Thursday, August 16, 2012

Winging It With Teens

       Motherhood is a work in progress; a lifelong dedication to on-the-job training. Our children aren't born clutching Owner's Manuals, so as parents, most times we are winging it when it comes to raising them.

My oldest daughter, who goes to college out of state, is home for the summer. She did a lot of growing up this last year while she was away at school, and I am bursting with pride for her. Straight A’s her freshmen year, can you believe it? But she also balanced books with her share of fun, too. Frat parties, football games – the whole nine yards.

        I'm thrilled that she is home right now and I get to play at being her mom again. But quite frankly, I'm a little confused about my role with her.  She is in that “tween” stage again -- nearly 19 years old, but not quite a legal adult.  Or, as she says, "I'm old enough to vote, watch porn and go to war.  But I can't drink."

She still asks for my permission to go out at night, for which I feel both grateful and extremely guilty.  It’s nice to know that, in her eyes, her mom still has some control over choices she makes.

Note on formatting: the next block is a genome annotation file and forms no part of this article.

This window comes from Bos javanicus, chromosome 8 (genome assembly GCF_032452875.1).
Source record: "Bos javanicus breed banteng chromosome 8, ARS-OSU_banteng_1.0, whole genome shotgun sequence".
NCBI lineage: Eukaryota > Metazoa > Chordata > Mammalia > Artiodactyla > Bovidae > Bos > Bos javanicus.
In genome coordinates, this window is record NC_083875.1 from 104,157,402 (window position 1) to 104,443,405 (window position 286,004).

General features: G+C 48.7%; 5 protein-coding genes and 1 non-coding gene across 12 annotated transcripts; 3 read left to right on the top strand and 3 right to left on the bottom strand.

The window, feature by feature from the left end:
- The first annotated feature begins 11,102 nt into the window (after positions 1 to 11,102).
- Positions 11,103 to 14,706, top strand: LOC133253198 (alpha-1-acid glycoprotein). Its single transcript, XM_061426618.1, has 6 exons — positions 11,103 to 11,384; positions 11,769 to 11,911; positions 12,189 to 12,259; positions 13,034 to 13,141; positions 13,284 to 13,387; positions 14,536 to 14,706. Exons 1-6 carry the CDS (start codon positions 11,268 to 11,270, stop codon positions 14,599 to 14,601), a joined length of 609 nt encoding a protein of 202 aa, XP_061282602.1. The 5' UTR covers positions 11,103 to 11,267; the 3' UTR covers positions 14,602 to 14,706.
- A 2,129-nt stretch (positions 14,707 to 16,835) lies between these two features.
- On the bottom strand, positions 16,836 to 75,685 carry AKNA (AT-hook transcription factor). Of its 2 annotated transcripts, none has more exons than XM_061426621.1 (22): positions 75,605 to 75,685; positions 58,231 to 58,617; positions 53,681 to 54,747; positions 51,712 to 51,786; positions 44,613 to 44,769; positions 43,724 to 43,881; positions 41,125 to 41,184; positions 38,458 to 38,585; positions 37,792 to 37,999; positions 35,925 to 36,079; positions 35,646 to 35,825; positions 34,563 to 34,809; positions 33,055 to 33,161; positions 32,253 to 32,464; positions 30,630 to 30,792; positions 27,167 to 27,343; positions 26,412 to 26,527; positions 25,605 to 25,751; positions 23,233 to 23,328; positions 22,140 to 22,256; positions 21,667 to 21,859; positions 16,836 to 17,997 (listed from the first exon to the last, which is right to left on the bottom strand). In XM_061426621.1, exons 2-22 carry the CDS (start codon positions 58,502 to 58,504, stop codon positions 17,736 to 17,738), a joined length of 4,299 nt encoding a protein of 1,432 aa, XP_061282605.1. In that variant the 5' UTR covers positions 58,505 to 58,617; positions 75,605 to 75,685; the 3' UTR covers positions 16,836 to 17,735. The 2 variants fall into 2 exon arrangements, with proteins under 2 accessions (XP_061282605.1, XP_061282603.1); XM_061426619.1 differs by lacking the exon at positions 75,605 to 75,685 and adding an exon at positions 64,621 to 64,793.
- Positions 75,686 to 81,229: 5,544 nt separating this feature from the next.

But should I ‘fess up? If she only knew that when I was her age, there is NO WAY I would have ever sought my mother’s permission to go out with my friends.  I had my own car, made my own money, my own apartment.  I had completely vacated the nest. 

If she only knew how easy it would be to declare her independence. All she has to say is, “Mom, I’m 18. I can do what I want.” Part of me -- that young girl who was 18 at one time, too -- wants her to play that card; but another part of me hopes she doesn’t quite yet.  I still worry about her and foolishly think that I can still protect her.
Tonight she wants to go out with some old high school friends who are back in town for the summer, too.  A reunion, no problem there.  But there’s a catch:  They are going to a gay bar downtown. See, one of her friends is gay, the rest are straight, and he has convinced them it would be fun to hang out at a gay dance club.
She asked me if she could go. (Again, she really didn’t need to.)  So I played the “mom role” expected of me. I grumbled incoherently about it not being a good choice, and that I was concerned about her being out that late.  She said they just wanted to go dance and have fun.  
I had to repress every ounce of my mother’s instinct to say, “OK,” but I really don’t have much of a say here at all.  The reality is, my daughter is all grown up, and I need to trust her to make good decisions on her own.

Yes, as parents we are winging it most of the time.  But there comes a time, no matter how much it pains us, when we need to push our children out of the nest so they can take flight, too.

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